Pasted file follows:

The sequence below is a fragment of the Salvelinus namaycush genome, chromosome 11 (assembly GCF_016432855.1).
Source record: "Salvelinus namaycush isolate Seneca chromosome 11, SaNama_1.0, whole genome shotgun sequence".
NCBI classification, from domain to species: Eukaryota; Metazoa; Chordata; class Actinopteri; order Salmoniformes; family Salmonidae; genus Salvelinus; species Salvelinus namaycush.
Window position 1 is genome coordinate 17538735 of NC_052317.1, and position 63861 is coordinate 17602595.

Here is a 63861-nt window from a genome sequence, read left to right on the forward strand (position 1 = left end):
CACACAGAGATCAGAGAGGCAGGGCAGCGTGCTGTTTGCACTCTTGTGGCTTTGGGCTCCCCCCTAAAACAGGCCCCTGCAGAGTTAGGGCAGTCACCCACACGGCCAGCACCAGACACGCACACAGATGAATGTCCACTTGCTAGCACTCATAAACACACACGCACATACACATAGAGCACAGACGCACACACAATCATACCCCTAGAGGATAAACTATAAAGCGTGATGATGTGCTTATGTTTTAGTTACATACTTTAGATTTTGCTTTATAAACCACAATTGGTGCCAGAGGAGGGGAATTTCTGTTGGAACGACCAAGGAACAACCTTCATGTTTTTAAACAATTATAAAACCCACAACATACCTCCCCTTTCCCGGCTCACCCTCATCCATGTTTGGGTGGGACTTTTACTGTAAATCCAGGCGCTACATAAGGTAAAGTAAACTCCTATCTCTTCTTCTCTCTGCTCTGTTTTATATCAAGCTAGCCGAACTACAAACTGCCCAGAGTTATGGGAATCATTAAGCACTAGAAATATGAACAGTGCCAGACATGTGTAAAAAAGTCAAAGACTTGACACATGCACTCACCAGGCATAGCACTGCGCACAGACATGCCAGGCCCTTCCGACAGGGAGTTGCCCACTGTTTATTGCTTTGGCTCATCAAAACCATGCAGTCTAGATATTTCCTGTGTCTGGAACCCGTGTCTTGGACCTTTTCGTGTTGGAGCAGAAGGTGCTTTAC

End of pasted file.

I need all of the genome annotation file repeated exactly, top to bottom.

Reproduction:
The sequence below is a fragment of the Salvelinus namaycush genome, chromosome 11 (assembly GCF_016432855.1).
Source record: "Salvelinus namaycush isolate Seneca chromosome 11, SaNama_1.0, whole genome shotgun sequence".
NCBI classification, from domain to species: Eukaryota; Metazoa; Chordata; class Actinopteri; order Salmoniformes; family Salmonidae; genus Salvelinus; species Salvelinus namaycush.
Window position 1 is genome coordinate 17538735 of NC_052317.1, and position 63861 is coordinate 17602595.

Here is a 63861-nt window from a genome sequence, read left to right on the forward strand (position 1 = left end):
CACACAGAGATCAGAGAGGCAGGGCAGCGTGCTGTTTGCACTCTTGTGGCTTTGGGCTCCCCCCTAAAACAGGCCCCTGCAGAGTTAGGGCAGTCACCCACACGGCCAGCACCAGACACGCACACAGATGAATGTCCACTTGCTAGCACTCATAAACACACACGCACATACACATAGAGCACAGACGCACACACAATCATACCCCTAGAGGATAAACTATAAAGCGTGATGATGTGCTTATGTTTTAGTTACATACTTTAGATTTTGCTTTATAAACCACAATTGGTGCCAGAGGAGGGGAATTTCTGTTGGAACGACCAAGGAACAACCTTCATGTTTTTAAACAATTATAAAACCCACAACATACCTCCCCTTTCCCGGCTCACCCTCATCCATGTTTGGGTGGGACTTTTACTGTAAATCCAGGCGCTACATAAGGTAAAGTAAACTCCTATCTCTTCTTCTCTCTGCTCTGTTTTATATCAAGCTAGCCGAACTACAAACTGCCCAGAGTTATGGGAATCATTAAGCACTAGAAATATGAACAGTGCCAGACATGTGTAAAAAAGTCAAAGACTTGACACATGCACTCACCAGGCATAGCACTGCGCACAGACATGCCAGGCCCTTCCGACAGGGAGTTGCCCACTGTTTATTGCTTTGGCTCATCAAAACCATGCAGTCTAGATATTTCCTGTGTCTGGAACCCGTGTCTTGGACCTTTTCGTGTTGGAGCAGAAGGTGCTTTAC